Further to your report on the council’s pay award in last Tuesday’s Lynn News, I wanted to provide a fuller account of proceedings which I don’t think were represented in your report.

Following a too-long debate at West Norfolk Council on August 24, I was glad to see the staff pay award, recommended by Cabinet, was, eventually, accepted by a majority.

Negotiations had begun last February, accepted by Unison in July and debated at Cabinet briefing, two panels, and Cabinet again where any remaining questions were answered.

Appropriate awards and changes to pay scales are very important both to address cost of living issues, staff retention, and recruitment which is difficult at the middle and upper levels of responsibility.

Costs of advertising such posts can well exceed reasonable increases in remuneration.

UNISON members’ responses were presented to Cabinet on August 1 where the pay report was recommended for approval.

The union’s responses were also referred to in the Council meeting on August 24.

Following the council meeting UNISON West Norfolk branch chair sent an email of thanks to the leader of the council, acknowledging on UNISON members’ behalf that he and other elected members had spoken up for staff at the meeting.

UNISON’s branch chair said that the union are now looking forward to productive discussions on next year’s pay, and hopefully an earlier settlement for 2024/25.

I can also assure you, despite the inference in your article that council staff were protesting outside the Town Hall as the pay award was debated, that this was not the case.

The protest referred to was Unite members from another organisation.

As you can see from above, Unison had accepted the pay award on behalf of their members and there was no need for a protest.

Terry Parish

West Norfolk Council Leader

Great news but the wrong site

I know we're all still wallowing in the glory of the finally successful bid to secure funding for a new hospital to replace the current collapsing out-of-date edifice, but does anyone believe it makes any sense to build it on the old site?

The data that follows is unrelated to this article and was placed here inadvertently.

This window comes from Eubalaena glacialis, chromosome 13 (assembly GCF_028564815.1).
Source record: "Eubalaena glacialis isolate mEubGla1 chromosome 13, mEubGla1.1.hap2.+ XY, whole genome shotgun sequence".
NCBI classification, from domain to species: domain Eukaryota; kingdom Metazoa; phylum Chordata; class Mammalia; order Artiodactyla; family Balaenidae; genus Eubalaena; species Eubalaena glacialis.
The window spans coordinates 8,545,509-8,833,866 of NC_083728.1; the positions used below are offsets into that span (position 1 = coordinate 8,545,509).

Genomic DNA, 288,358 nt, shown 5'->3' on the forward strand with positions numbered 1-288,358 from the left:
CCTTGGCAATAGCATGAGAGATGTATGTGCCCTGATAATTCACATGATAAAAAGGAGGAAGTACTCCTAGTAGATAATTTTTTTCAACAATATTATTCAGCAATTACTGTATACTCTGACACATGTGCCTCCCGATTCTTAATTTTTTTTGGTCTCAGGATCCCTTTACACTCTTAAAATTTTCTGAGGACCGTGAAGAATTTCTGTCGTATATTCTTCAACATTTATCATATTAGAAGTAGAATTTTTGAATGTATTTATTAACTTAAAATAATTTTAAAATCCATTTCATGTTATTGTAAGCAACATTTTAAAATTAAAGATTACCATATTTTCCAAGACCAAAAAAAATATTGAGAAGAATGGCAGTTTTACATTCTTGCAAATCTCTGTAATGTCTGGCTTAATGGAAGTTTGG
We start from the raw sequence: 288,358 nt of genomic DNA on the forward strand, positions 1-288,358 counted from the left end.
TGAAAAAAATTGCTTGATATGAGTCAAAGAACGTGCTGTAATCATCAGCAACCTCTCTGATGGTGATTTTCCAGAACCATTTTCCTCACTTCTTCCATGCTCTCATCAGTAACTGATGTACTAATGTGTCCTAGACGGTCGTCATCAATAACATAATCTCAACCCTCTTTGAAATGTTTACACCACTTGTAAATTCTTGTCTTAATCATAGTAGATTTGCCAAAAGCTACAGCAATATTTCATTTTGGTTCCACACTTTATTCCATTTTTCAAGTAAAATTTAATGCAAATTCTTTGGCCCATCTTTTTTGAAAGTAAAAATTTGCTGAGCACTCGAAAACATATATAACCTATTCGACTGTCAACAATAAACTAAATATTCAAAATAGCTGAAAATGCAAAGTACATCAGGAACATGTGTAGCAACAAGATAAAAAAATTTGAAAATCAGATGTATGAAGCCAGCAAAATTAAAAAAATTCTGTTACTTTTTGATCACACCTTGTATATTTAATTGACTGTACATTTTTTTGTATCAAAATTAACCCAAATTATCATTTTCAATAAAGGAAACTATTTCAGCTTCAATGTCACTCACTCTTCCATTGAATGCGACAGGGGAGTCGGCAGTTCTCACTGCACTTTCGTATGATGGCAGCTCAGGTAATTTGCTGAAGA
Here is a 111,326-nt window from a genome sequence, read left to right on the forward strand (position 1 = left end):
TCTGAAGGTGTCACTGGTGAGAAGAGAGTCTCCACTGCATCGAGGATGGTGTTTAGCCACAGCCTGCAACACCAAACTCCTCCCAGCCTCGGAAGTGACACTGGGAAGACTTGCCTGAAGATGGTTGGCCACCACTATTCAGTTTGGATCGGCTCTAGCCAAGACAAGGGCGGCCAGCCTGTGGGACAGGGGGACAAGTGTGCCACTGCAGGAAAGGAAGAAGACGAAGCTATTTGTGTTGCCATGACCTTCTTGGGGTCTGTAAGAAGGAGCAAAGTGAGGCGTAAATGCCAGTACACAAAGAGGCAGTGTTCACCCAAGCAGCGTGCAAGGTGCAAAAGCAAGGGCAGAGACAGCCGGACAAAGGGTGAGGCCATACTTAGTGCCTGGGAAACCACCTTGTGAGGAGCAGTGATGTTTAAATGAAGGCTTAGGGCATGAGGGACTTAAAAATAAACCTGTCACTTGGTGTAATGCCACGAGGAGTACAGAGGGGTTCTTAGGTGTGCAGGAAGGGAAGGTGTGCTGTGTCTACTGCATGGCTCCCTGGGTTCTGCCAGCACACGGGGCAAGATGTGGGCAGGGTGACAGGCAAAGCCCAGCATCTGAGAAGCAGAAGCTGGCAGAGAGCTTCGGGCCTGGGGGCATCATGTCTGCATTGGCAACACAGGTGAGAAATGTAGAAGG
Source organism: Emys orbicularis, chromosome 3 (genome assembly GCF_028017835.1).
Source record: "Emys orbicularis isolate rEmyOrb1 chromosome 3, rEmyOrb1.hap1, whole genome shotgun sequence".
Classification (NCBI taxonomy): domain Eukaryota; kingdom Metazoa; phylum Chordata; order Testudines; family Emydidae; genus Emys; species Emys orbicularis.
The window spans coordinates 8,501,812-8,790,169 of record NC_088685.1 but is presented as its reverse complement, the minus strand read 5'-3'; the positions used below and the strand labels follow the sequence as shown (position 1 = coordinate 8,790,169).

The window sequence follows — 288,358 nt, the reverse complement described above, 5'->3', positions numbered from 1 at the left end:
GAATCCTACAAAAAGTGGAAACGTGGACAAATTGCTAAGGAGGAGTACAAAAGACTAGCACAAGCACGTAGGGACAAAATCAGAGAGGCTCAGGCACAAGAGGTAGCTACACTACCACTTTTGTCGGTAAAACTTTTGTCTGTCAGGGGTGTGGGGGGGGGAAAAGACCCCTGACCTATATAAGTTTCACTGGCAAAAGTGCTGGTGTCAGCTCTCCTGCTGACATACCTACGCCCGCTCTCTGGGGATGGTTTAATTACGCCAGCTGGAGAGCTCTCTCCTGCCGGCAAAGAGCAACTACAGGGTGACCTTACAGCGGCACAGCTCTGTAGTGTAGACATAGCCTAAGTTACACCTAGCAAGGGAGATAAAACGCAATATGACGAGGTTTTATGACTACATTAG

I know it's been discussed before but having fought so hard to force the Government to cough up the bigwigs now seem prepared to accept second-best and oddly reluctant to find a more sensible, accessible, flexible site. Why?

I get the feeling there's a school of thought that thinks we should be grateful for the funding and shouldn't be 'rocking the boat' by insisting we review and then find a better, less cramped site.

I've crawled up and down the Lynn bypass recently and struggled to get around the Hardwick Roundabout, the Greenyard Way Roundabout, the Hospital Roundabout, and the Knights Hill Roundabout.

It's already a miserable nightmare 'day-in and day-out'.

In-patients, visitors, doctors and nurses, delivery trucks and maintenance crews all waste hours and money crawling through this gridlocked hell and we need a re-think.

We've heard from local farmers who have suggested parcels of land which might be suitable but there seems to be no appetite from senior health planners to get to grips with the reality of what the future holds. The old QE site would make a perfect brownfield location for thousands of new houses . You're in the hot seat now Jo Rust... time to get together with Liz Truss and make some more waves and some more banners?

Steve Mackinder


This site uses cookies. By continuing to browse the site you are agreeing to our use of cookies - Learn More